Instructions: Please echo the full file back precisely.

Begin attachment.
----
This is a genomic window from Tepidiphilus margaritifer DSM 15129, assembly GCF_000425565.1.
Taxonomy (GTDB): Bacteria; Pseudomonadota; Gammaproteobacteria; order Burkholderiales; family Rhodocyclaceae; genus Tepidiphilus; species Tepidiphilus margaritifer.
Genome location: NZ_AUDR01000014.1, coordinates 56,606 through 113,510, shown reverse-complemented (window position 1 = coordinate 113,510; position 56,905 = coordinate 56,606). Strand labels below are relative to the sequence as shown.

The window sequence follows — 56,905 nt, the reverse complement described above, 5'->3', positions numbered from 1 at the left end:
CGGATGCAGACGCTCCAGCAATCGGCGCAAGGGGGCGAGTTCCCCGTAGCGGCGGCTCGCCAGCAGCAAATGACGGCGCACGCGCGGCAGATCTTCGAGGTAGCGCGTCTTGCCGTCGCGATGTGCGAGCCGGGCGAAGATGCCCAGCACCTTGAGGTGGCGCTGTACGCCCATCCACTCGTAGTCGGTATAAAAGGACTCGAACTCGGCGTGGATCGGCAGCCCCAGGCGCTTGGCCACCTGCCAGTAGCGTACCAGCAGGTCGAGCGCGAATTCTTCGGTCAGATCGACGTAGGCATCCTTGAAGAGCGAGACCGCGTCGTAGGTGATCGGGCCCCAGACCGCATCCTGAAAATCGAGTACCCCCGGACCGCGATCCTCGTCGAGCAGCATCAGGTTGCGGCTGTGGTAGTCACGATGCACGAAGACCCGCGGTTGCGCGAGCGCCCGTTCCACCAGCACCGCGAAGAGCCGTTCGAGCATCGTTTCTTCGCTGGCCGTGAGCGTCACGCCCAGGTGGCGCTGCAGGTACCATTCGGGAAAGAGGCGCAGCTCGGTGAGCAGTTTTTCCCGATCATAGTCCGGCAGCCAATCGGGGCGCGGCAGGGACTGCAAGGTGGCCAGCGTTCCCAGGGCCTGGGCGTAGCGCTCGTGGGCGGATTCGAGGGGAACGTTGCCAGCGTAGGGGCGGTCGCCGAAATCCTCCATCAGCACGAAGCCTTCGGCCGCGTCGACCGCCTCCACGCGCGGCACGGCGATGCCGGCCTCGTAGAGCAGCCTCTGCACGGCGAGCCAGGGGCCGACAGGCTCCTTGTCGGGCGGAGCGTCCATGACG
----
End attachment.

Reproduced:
This is a genomic window from Tepidiphilus margaritifer DSM 15129, assembly GCF_000425565.1.
Taxonomy (GTDB): Bacteria; Pseudomonadota; Gammaproteobacteria; order Burkholderiales; family Rhodocyclaceae; genus Tepidiphilus; species Tepidiphilus margaritifer.
Genome location: NZ_AUDR01000014.1, coordinates 56,606 through 113,510, shown reverse-complemented (window position 1 = coordinate 113,510; position 56,905 = coordinate 56,606). Strand labels below are relative to the sequence as shown.

The window sequence follows — 56,905 nt, the reverse complement described above, 5'->3', positions numbered from 1 at the left end:
CGGATGCAGACGCTCCAGCAATCGGCGCAAGGGGGCGAGTTCCCCGTAGCGGCGGCTCGCCAGCAGCAAATGACGGCGCACGCGCGGCAGATCTTCGAGGTAGCGCGTCTTGCCGTCGCGATGTGCGAGCCGGGCGAAGATGCCCAGCACCTTGAGGTGGCGCTGTACGCCCATCCACTCGTAGTCGGTATAAAAGGACTCGAACTCGGCGTGGATCGGCAGCCCCAGGCGCTTGGCCACCTGCCAGTAGCGTACCAGCAGGTCGAGCGCGAATTCTTCGGTCAGATCGACGTAGGCATCCTTGAAGAGCGAGACCGCGTCGTAGGTGATCGGGCCCCAGACCGCATCCTGAAAATCGAGTACCCCCGGACCGCGATCCTCGTCGAGCAGCATCAGGTTGCGGCTGTGGTAGTCACGATGCACGAAGACCCGCGGTTGCGCGAGCGCCCGTTCCACCAGCACCGCGAAGAGCCGTTCGAGCATCGTTTCTTCGCTGGCCGTGAGCGTCACGCCCAGGTGGCGCTGCAGGTACCATTCGGGAAAGAGGCGCAGCTCGGTGAGCAGTTTTTCCCGATCATAGTCCGGCAGCCAATCGGGGCGCGGCAGGGACTGCAAGGTGGCCAGCGTTCCCAGGGCCTGGGCGTAGCGCTCGTGGGCGGATTCGAGGGGAACGTTGCCAGCGTAGGGGCGGTCGCCGAAATCCTCCATCAGCACGAAGCCTTCGGCCGCGTCGACCGCCTCCACGCGCGGCACGGCGATGCCGGCCTCGTAGAGCAGCCTCTGCACGGCGAGCCAGGGGCCGACAGGCTCCTTGTCGGGCGGAGCGTCCATGACG